Understanding intercalation chemistry for sustainable aqueous zinc-manganese dioxide batteries

The structure of the sample





Rechargeable aqueous Zn-MnO2 technology combines one of the oldest battery chemistries with favourable sustainability characteristics, including safety, cost and environmental compatibility.  The ambiguous charge storage mechanism, however, presents a challenge to fulfil the great potential of this energy technology.

Here* we leverage on advanced electron microscopy, electrochemical analysis and theoretical calculations to look into the intercalation chemistry within the cathode material.  We show that Zn2+ insertion into the cathode is unlikely in the aqueous system; rather, the charge storage process is dominated by proton intercalation.  We further reveal anisotropic lattice change as a result of entering protons proceedings from the surface into the bulk, which accounts for the structural failure and capacity decay of the electrode upon cycling.  This work not only advances the fundamental understanding of rechargeable zinc batteries but also suggests the possibility to optimize proton intercalation kinetics for better-performing cell designs.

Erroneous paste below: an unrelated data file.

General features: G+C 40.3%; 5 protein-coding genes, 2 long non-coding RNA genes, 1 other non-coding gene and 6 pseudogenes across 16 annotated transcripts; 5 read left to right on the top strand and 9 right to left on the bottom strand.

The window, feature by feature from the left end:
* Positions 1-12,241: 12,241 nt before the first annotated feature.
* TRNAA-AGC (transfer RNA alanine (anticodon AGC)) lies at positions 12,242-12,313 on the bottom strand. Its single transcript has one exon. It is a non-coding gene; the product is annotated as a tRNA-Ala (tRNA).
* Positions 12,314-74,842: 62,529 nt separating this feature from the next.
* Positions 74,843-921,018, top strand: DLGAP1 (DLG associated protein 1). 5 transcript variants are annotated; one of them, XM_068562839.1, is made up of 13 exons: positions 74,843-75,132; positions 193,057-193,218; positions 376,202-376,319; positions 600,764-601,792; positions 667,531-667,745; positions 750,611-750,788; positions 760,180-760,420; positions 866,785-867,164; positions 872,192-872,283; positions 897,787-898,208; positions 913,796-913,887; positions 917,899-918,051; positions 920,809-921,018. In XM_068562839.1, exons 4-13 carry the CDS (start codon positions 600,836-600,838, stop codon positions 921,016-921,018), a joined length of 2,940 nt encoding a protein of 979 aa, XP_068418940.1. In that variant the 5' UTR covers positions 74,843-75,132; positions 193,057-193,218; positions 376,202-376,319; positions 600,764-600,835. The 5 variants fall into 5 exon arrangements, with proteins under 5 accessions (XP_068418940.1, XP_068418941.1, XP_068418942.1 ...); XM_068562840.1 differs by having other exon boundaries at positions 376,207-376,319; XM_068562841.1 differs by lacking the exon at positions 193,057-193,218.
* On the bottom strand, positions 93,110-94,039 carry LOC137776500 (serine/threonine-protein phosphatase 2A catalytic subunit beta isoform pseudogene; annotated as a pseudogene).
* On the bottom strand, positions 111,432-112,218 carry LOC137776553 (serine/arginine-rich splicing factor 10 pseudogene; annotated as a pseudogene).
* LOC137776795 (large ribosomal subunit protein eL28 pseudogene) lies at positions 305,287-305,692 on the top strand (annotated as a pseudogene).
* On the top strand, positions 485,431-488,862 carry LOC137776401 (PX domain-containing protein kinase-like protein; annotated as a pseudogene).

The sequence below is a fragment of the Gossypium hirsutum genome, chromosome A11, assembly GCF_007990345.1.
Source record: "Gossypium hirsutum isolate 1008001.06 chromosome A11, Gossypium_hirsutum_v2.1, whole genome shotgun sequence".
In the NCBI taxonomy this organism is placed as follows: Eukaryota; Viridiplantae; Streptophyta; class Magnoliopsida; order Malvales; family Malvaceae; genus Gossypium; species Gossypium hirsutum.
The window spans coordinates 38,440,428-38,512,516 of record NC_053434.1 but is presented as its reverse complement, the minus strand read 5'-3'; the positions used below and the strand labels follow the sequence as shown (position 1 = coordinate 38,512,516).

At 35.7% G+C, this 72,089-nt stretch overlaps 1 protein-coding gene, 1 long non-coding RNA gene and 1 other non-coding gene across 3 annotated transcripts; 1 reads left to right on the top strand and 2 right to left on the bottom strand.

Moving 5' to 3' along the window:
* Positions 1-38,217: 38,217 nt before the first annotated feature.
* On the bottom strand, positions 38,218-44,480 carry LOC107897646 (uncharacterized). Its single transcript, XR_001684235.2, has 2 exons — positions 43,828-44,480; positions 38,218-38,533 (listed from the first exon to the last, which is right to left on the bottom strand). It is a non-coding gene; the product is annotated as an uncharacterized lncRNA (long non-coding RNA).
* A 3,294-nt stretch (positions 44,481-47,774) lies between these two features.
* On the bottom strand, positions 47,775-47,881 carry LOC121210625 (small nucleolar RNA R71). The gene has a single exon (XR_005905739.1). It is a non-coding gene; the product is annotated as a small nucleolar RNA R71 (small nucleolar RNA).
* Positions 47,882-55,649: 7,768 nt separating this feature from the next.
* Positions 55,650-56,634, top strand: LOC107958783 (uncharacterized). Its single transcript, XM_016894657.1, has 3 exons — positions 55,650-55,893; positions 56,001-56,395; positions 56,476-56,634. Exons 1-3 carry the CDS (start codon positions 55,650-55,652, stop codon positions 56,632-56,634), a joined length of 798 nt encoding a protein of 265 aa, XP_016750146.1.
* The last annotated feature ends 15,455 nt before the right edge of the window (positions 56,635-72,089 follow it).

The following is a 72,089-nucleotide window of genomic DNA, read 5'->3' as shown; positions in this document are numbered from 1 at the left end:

*'Understanding intercalation chemistry for sustainable aqueous zinc-manganese dioxide batteries'.